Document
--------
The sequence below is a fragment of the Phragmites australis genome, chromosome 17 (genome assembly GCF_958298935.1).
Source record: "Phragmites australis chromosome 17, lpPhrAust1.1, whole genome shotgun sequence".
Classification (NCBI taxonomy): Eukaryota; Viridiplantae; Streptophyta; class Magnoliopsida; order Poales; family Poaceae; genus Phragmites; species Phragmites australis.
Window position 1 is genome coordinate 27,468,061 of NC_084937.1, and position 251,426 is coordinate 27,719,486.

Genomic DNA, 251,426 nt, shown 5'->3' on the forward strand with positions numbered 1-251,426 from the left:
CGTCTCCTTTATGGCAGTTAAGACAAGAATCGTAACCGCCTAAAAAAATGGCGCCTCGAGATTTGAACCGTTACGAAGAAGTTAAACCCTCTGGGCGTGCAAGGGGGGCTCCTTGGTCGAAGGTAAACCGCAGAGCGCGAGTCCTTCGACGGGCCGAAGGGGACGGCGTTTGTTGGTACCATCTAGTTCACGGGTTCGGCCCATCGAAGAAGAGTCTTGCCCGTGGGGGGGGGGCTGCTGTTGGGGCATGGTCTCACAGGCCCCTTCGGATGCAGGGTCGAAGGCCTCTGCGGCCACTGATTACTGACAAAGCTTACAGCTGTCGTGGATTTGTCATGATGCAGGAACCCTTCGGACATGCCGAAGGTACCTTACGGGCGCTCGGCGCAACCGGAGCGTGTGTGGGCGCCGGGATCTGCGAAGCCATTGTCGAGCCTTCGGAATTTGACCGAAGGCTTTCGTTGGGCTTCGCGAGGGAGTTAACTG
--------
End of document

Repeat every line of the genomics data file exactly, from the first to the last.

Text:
The sequence below is a fragment of the Phragmites australis genome, chromosome 17 (genome assembly GCF_958298935.1).
Source record: "Phragmites australis chromosome 17, lpPhrAust1.1, whole genome shotgun sequence".
Classification (NCBI taxonomy): Eukaryota; Viridiplantae; Streptophyta; class Magnoliopsida; order Poales; family Poaceae; genus Phragmites; species Phragmites australis.
Window position 1 is genome coordinate 27,468,061 of NC_084937.1, and position 251,426 is coordinate 27,719,486.

Genomic DNA, 251,426 nt, shown 5'->3' on the forward strand with positions numbered 1-251,426 from the left:
CGTCTCCTTTATGGCAGTTAAGACAAGAATCGTAACCGCCTAAAAAAATGGCGCCTCGAGATTTGAACCGTTACGAAGAAGTTAAACCCTCTGGGCGTGCAAGGGGGGCTCCTTGGTCGAAGGTAAACCGCAGAGCGCGAGTCCTTCGACGGGCCGAAGGGGACGGCGTTTGTTGGTACCATCTAGTTCACGGGTTCGGCCCATCGAAGAAGAGTCTTGCCCGTGGGGGGGGGGCTGCTGTTGGGGCATGGTCTCACAGGCCCCTTCGGATGCAGGGTCGAAGGCCTCTGCGGCCACTGATTACTGACAAAGCTTACAGCTGTCGTGGATTTGTCATGATGCAGGAACCCTTCGGACATGCCGAAGGTACCTTACGGGCGCTCGGCGCAACCGGAGCGTGTGTGGGCGCCGGGATCTGCGAAGCCATTGTCGAGCCTTCGGAATTTGACCGAAGGCTTTCGTTGGGCTTCGCGAGGGAGTTAACTG